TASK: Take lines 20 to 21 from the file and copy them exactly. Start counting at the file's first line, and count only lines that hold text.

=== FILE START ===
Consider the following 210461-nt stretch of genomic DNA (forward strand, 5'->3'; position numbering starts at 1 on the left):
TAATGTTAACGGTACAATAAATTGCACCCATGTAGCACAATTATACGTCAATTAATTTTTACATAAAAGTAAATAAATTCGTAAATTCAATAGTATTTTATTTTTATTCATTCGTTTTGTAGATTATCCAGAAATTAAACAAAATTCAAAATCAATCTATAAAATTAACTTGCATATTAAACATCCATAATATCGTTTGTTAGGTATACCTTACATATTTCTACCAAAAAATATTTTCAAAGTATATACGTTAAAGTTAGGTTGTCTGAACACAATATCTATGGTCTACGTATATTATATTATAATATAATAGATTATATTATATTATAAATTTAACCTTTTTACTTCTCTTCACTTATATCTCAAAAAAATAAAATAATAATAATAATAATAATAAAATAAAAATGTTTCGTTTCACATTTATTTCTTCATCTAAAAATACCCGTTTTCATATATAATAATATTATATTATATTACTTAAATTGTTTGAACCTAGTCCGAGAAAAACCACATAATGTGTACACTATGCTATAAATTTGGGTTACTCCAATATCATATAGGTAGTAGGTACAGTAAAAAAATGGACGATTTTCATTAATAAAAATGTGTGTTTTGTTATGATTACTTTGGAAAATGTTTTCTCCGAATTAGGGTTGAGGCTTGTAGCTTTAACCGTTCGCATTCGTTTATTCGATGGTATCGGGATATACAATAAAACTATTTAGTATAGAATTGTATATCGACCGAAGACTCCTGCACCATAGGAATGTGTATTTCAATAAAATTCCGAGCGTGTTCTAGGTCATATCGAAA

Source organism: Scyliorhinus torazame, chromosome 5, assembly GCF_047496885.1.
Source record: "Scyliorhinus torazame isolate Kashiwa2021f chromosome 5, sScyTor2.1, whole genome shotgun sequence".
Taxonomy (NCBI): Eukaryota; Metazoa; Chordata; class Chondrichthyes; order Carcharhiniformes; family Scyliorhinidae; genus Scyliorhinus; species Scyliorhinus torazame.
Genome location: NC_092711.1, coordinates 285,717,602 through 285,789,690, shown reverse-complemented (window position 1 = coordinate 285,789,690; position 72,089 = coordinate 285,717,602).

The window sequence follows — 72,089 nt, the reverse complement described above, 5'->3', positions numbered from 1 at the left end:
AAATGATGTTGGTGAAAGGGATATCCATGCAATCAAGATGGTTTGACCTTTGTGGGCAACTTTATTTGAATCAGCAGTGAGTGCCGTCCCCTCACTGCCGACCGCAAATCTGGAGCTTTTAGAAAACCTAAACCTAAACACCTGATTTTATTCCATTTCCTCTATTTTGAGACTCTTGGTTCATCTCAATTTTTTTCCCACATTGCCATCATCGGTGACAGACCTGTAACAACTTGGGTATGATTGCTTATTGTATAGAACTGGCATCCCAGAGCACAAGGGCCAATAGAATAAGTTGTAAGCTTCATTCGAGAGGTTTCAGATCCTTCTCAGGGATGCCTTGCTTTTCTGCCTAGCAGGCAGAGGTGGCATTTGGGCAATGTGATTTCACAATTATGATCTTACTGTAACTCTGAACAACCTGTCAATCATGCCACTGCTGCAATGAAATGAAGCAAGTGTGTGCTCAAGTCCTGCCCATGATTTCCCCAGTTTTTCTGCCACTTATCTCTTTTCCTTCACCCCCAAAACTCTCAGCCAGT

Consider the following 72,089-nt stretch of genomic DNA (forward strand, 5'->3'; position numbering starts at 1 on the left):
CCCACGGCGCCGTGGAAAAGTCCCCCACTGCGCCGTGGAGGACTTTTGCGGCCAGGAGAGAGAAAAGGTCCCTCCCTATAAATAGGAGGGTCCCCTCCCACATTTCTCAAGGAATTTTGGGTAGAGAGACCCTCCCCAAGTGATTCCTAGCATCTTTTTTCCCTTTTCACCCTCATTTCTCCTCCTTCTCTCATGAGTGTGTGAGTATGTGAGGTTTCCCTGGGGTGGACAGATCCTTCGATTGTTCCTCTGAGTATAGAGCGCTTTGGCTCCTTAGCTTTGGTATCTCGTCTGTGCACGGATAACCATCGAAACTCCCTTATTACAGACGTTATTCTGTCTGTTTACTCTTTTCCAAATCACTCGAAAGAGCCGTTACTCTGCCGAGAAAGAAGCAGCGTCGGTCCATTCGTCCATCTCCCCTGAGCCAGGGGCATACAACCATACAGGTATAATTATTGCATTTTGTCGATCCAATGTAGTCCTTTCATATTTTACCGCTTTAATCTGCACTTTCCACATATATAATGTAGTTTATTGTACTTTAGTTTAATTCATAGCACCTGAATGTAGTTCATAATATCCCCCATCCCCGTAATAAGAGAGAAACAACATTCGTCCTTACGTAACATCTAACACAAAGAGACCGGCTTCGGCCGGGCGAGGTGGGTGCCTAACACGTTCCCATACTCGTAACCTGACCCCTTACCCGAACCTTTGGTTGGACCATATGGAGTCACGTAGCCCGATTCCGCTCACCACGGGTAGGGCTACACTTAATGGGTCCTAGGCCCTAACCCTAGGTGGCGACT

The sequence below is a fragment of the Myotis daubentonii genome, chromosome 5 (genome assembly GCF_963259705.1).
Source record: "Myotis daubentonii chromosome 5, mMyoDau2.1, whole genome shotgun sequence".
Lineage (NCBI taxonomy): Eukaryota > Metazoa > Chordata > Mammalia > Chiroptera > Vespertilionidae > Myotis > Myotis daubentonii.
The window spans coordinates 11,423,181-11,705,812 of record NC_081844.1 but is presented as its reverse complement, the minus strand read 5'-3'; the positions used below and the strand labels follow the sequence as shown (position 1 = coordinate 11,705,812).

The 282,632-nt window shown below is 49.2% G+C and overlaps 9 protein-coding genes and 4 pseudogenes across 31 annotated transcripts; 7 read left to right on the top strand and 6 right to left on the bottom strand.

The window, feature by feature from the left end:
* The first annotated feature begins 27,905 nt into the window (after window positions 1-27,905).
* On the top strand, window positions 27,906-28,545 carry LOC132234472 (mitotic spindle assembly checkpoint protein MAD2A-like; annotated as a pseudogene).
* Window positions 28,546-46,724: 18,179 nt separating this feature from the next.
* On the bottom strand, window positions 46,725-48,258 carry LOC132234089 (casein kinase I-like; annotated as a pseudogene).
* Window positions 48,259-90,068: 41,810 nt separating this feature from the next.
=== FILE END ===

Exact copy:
* On the bottom strand, window positions 46,725-48,258 carry LOC132234089 (casein kinase I-like; annotated as a pseudogene).
* Window positions 48,259-90,068: 41,810 nt separating this feature from the next.